Mpox outbreak in 2022: implications for blood component and donor human milk safety in Australia

Philip Kiely, Veronica C Hoad, Claire E Styles and Iain B Gosbell
Med J Aust 2023; 218 (5): . || doi: 10.5694/mja2.51863
Published online: 20 March 2023

Ongoing surveillance for emerging and re‐emerging infectious diseases is essential to assess their impact on blood and breastmilk safety

Before 2022, human mpox (formerly monkeypox) was rarely reported outside Africa,1 but in May 2022, an outbreak of human mpox was reported in historically non‐endemic countries. As the outbreak increased, the World Health Organization declared it a Public Health Emergency of International Concern on 23 July 2022.2 Between 1 January 2022 and 12 February 2023, 85 765 laboratory‐confirmed mpox cases and 93 deaths had been reported to WHO from 110 member states, making it the largest recorded mpox outbreak.3 The six countries with the highest cumulative number of cases globally to 7 February 2023 were the United States (29 948 cases), Brazil (10 758), Spain (7533), France (4128), Colombia (4074) and the United Kingdom (3735), all countries where mpox was historically not endemic.3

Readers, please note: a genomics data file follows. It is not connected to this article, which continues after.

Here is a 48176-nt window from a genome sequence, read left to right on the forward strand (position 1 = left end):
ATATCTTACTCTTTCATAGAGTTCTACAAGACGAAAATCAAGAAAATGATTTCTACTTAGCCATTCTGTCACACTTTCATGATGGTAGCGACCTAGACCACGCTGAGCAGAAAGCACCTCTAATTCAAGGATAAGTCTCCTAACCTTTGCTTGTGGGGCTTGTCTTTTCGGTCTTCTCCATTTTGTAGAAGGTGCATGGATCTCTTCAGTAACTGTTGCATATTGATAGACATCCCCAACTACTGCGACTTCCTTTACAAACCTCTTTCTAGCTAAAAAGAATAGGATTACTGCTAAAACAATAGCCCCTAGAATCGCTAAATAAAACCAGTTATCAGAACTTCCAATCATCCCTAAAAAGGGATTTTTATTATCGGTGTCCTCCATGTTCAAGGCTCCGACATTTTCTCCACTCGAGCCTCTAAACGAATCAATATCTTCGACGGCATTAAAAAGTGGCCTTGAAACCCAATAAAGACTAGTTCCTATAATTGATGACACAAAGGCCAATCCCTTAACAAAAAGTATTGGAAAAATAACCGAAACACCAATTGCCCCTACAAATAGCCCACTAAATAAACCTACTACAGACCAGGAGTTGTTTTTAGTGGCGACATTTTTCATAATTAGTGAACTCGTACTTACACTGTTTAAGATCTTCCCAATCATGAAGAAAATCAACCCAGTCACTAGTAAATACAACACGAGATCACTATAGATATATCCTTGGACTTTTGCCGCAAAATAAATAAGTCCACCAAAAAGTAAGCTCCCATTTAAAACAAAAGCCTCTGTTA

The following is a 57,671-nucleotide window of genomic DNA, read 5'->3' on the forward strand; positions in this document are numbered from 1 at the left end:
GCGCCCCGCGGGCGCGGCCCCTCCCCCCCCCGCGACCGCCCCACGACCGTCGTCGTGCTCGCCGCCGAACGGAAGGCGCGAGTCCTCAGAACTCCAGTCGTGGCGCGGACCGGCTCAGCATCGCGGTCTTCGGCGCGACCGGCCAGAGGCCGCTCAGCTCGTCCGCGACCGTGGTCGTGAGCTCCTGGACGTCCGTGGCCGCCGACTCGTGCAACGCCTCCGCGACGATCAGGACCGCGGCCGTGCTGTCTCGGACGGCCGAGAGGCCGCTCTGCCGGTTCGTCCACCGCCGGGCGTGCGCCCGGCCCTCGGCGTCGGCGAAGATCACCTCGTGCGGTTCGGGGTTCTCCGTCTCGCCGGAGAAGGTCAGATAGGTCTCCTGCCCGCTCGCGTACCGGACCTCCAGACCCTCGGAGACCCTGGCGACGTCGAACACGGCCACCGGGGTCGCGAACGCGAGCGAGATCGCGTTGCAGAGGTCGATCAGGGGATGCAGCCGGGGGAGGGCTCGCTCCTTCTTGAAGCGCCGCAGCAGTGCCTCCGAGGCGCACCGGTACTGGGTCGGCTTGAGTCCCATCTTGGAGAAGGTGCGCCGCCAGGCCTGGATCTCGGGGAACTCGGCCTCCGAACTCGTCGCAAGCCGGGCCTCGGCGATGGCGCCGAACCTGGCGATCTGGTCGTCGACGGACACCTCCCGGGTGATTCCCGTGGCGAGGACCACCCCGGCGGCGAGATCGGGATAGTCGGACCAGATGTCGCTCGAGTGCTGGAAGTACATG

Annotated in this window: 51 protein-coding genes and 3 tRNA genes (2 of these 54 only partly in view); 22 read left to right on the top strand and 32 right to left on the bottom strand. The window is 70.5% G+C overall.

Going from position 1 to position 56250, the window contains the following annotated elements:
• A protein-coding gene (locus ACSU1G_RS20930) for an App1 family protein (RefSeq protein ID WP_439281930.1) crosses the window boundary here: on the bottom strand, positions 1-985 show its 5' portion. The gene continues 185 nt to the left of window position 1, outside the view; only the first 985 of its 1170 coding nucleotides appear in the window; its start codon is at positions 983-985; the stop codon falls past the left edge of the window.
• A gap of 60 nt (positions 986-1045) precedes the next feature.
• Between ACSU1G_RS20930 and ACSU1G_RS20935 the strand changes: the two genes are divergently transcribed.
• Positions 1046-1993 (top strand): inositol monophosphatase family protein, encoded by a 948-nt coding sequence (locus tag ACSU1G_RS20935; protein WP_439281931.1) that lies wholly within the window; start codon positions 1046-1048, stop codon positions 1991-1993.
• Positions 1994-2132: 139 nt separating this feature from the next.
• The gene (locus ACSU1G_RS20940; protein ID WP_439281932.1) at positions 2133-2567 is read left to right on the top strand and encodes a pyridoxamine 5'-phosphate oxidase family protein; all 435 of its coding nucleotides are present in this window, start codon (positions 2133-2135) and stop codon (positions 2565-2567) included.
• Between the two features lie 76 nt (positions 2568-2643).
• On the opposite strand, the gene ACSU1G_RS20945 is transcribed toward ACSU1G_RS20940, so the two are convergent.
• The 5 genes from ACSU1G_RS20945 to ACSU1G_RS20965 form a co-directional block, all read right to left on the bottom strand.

• 1 Australian Red Cross Lifeblood, Melbourne, VIC
  • 2 Monash University, Melbourne, VIC
  • 3 Western Sydney University, Sydney, NSW



Australian governments fund Australian Red Cross Lifeblood to provide blood, blood products, and services to the Australian community.

Competing interests:

No relevant disclosures.


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